The systems and methods described herein are directed, inter alia, to bedding articles, such as mattresses, with a mattress body having an upper and a lower deck and at least one perimeter section encircling at least the upper deck, wherein the upper and lower deck are impervious to moisture and air. The mattress further includes a removable panel disposed on at least the upper deck of the mattress body, and a fastener for removably attaching a perimeter of the removable panel to at least the perimeter section of the upper deck. The removable panel is composed of at least a top layer of breathable fabric, a bottom layer of a fabric that forms a moisture barrier, and a batting layer, wherein at least said top layer and batting layer being are quilted together to form a comfortable sleeping surface.

Embodiments may include one or more of the following features. The top layer of fabric may include fibers with channels dimensionally adapted to enhance air and moisture permeability. The batting layer may include a polyester fiber material, a flame retardant fabric and/or a flame retardant fiber batting. The bottom layer may include filaments, attached to fibers, that repel liquids and oils at a molecular level. The fastener may include one or more a zippers, loop and hook fasteners and/or Velcro®.

A removable padding layer may be disposed between the bottom layer of the removable panel and the upper deck. Advantageously, the removable padding layer can be placed in a recess or pocket formed between the bottom layer of the removable panel and the mattress deck, with the pocket having a depth corresponding to the thickness of the removable padding layer.

The removable panel can be cleaned in an inverted configuration which exposes the top layer of the removable panel to a cleaning fluid for cleaning and/or to drying air. For example, the fastener can be implemented as a zipper having two zipper section. The top zipper section is attached along the perimeter of the removable panel can have two starting pins and the bottom zipper section is attached to the upper mattress deck. After the panel has been removed from the mattress deck and folded with the top layer facing outwardly and the bottom layer facing inwardly, one end of the top zipper section can engage with the opposite end of the top zipper section so that the panel, when removed from the mattress deck, is zipped together in an inverted configuration, with the top layer facing outwardly and the bottom layer facing inwardly. In an alternative embodiment, the fastener can be implemented as two zippers, with each zipper extending approximately halfway around the perimeter of the removable panel. After the panel has been folded as before, the top zipper section of the first zipper attached to the removable panel can engage with the top zipper section of the second zipper attached to the removable panel, so that the panel can be zipped together in an inverted configuration for cleaning.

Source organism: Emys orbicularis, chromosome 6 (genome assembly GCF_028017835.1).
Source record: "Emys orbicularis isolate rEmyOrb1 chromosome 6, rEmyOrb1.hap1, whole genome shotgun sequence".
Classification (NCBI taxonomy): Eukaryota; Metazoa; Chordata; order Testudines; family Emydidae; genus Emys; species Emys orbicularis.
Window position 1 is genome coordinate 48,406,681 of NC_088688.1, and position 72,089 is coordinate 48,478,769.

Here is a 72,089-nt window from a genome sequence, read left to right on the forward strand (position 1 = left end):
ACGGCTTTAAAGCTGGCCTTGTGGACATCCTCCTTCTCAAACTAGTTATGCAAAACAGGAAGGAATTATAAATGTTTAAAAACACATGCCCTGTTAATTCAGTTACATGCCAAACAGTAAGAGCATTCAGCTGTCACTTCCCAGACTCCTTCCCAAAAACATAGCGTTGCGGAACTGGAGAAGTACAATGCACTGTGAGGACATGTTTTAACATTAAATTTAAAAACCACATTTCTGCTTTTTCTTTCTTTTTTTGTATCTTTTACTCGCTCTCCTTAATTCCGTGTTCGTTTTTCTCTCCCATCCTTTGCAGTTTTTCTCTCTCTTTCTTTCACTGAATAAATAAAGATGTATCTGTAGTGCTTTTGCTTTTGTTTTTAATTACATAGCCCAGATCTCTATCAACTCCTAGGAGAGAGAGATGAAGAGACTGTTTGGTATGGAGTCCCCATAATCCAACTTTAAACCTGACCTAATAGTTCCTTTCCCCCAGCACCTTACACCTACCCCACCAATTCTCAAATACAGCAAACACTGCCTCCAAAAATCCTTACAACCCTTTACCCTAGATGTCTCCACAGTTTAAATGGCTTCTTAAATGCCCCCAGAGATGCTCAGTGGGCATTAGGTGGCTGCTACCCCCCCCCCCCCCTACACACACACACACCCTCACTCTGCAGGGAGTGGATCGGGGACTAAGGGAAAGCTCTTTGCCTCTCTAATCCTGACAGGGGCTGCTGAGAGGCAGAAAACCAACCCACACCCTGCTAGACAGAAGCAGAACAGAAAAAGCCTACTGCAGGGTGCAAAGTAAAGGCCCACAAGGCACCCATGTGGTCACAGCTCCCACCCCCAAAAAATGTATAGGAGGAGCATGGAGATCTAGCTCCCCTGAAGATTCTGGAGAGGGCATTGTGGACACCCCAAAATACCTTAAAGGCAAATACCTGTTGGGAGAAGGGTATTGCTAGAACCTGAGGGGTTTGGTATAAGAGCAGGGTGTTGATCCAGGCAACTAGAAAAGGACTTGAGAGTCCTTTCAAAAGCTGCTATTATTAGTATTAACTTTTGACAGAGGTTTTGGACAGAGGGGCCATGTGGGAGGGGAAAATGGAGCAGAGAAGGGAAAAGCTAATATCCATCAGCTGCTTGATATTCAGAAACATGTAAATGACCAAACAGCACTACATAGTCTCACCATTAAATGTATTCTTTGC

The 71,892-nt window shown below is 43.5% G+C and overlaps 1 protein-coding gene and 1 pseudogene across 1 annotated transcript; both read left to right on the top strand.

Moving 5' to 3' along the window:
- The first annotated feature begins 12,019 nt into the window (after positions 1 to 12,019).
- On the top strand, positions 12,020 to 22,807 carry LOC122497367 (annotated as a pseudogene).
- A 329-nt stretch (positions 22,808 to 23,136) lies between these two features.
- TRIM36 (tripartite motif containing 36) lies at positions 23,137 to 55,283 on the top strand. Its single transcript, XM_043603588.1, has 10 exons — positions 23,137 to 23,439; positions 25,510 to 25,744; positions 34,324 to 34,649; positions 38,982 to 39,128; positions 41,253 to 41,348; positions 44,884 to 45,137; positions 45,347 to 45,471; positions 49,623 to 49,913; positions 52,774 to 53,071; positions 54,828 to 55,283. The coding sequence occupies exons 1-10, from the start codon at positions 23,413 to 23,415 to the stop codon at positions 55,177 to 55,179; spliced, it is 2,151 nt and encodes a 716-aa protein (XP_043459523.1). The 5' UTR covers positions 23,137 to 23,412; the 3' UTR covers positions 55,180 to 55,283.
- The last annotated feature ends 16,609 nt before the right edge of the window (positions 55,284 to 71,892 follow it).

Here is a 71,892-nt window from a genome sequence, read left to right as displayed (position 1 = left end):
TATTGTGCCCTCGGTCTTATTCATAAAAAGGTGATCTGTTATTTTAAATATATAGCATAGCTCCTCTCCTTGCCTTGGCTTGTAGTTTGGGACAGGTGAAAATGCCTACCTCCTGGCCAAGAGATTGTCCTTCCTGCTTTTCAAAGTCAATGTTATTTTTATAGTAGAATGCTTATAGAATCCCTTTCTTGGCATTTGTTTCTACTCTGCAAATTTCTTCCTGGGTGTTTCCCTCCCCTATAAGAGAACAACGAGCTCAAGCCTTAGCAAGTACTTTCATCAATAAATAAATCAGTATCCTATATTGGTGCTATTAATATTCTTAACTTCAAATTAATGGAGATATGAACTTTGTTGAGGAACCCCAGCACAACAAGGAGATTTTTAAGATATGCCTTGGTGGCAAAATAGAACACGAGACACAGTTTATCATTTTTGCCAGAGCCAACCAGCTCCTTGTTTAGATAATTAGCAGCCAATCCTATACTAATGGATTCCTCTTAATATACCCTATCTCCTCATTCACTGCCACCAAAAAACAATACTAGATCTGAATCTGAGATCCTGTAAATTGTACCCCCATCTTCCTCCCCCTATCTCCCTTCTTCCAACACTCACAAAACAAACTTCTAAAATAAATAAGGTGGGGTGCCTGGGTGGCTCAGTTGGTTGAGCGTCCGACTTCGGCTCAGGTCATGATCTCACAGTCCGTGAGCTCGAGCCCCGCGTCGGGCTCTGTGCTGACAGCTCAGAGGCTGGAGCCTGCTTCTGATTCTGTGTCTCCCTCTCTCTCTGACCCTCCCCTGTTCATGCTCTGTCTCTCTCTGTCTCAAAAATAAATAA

BRIEF DESCRIPTION OF THE DRAWINGS

The foregoing and other objects and advantages of the invention will be appreciated more fully from the following further description thereof, with reference to the accompanying drawings wherein;

FIG. 1 illustrates a mattress with a quilted deck layer and a partially removed removable top layer;

FIG. 2 is a partial top plan view, partially broken away, of the mattress depicted in FIG. 1, showing details of the construction of the removable top;

FIGS. 3A and 3B illustrate cross sectional views of a removable top;

FIG. 4 shows in more detail the upper deck of the mattress of FIG. 1;

FIG. 5 shows the removable top in a partially closed inverted arrangement for washing;

FIG. 6 shows the removable top fully closed with a zipper arranged to prevent damage to the tick;

FIG. 7 depicts an alternate embodiment of the invention; and

FIG. 8 depicts that mattress of FIG. 7 with the removable top layer fully attached to the mattress.

DESCRIPTION OF CERTAIN ILLUSTRATED EMBODIMENTS

To provide an overall understanding of the invention, certain illustrative embodiments of a mattress construction with a removable, quilted and machine-washable top layer will now be described. However, it will be apparent to those of skill in the art that other embodiments of the invention may be realized and that the embodiments described herein are for purposes of illustration.

In one particular embodiment, the mattress includes a top layer that may be attached to the upper deck of the mattress by a releasable fastener, such as a zipper, and can be washed multiple times, including in hot water wash and hot air dry cycle. To this end, the top layer may include a fastener that, in one mode of use, secures the top layer to the mattress, and in a second mode of use, secures the fastener to the top layer, so that the fastener does not harm the top layer while being machine washed. It will be understood by one of ordinary skill in the art that the mattress construction and top layer described herein may be adapted and modified and applied in other applications, such as cushions, car seats, sofa coverings, and other articles of furniture, and that such other additions, modifications and uses will not depart from the scope of the invention.